A number of people have asked me why I wrote a book that revolves around organ donation. The answer is simple: Three individuals I care about a lot have either needed or donated organs. So it’s a topic that has touched my life again and again.
The first is Zane Spillman. Zane and I worked at a Marriott hotel when I was 20 and he was 21. I knew we would be friends as soon as I met him, because we both loved Insane Clown Posse. Not ironically, either. Zane took me to my first rave, at the derelict and now-bulldozed Bellemont Hotel. He taught me to dance, to make a pipe out of a Coke can, and to love Jesus, even though there was nothing pious about our lifestyle. He died at age 30 after being brain-dead for five days following his third overdose. Brian, his ex, told me Zane donated his organs. He saved four lives.
I wouldn’t have known Lauren Zehr if not for Zane. I met her at a rave. She was a candy kid, all glitter and smiles and plastic neon-hued bracelets she wanted to share with you. But after the party, she’d sing sad Fiona Apple songs in a low, husky voice full of pain. Lauren had cystic fibrosis, and on top of that, she was bipolar. So she probably shouldn’t have been spending her nights in smoky clubs full of crazy party people, but she loved being Butterfly Dreams (her rave name), flitting through that scene. And when she’d land in the hospital, we’d visit her, a gang of kids in their late teens and early twenties, wearing phat pants and sneaking her the fast food she’d requested. Lauren’s lungs failed when she was 27. She died waiting for a transplant. I interviewed Lauren’s mom, Charlotte, for Gambit in 2011 because I had so many questions about organ donation, which Charlotte fielded with grace and candor. The story is here.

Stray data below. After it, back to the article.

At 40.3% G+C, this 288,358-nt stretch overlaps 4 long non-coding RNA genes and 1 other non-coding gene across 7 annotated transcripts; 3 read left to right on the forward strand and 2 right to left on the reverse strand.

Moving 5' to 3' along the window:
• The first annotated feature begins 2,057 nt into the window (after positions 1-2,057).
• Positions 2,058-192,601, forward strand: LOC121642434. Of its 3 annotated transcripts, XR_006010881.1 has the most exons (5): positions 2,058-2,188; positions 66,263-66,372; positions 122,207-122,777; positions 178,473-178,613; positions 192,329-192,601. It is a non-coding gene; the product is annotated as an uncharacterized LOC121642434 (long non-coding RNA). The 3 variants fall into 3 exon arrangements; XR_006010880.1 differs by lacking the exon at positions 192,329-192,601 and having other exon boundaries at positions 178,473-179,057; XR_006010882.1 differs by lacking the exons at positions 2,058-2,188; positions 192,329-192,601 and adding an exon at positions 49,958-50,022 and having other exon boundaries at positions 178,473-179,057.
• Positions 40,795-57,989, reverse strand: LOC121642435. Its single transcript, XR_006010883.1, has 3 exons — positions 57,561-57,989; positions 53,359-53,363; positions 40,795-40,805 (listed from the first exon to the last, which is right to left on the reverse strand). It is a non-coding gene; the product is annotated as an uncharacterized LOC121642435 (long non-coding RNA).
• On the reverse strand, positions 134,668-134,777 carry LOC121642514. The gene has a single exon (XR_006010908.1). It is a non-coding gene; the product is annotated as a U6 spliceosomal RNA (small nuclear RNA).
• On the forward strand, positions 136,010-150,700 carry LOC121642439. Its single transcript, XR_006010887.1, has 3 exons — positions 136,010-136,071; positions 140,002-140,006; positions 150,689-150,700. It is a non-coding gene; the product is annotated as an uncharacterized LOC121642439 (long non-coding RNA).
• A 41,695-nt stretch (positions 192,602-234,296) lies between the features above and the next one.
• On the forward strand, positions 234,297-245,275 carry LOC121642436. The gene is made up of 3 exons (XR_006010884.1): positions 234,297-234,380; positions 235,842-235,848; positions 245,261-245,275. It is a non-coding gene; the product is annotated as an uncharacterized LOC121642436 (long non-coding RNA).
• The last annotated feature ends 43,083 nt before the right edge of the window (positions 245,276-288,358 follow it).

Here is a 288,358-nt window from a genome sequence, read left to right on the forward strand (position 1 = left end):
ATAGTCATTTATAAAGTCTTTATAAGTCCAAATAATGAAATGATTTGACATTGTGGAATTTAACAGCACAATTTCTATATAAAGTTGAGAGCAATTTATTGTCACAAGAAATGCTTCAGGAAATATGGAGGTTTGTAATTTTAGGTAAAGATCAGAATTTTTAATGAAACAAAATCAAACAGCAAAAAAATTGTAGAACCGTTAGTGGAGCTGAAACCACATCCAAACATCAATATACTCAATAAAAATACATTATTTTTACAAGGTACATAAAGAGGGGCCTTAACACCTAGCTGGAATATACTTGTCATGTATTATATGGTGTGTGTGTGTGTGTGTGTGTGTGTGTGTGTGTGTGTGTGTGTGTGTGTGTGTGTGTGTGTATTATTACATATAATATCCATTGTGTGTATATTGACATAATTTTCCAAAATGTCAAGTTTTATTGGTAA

On my first date with Jonah Bascle, he told me he needed a heart transplant. I touched the outline of his defibrillator through his skin. I knew it was a bad idea to date a guy with a failing heart and muscular dystrophy, but I liked him. He was a stand-up comedian. He was a mayoral candidate, running on a single-issue platform: to make the St. Charles streetcar wheelchair accessible. He was an artist, an activist and a director. By the time his heart failed, we had been broken up for a couple years, but I visited him in the ICU, anyway. He couldn’t talk, because he was on a ventilator. He died six days later. He was 28.
I’ve done a fair amount of research about organ donation, mostly trying to answer the question WHAT ARE THE CHANCES THAT THIS THIS PERSON I LOVE IS GOING TO GET A NEW HEART/LUNGS? I also wonder, how do doctors measure the worthiness of a human life? How do they decide who gets to live and who doesn’t? I wonder about what it would be like it we had ways to clone organs so that young people wouldn’t have to die just because they were born with mutations in the CFTR or DMD genes. I still love Zane, Lauren and Jonah. I miss them. So I grappled with that loss, and those questions, in my book. And that’s why it centers around organ donation.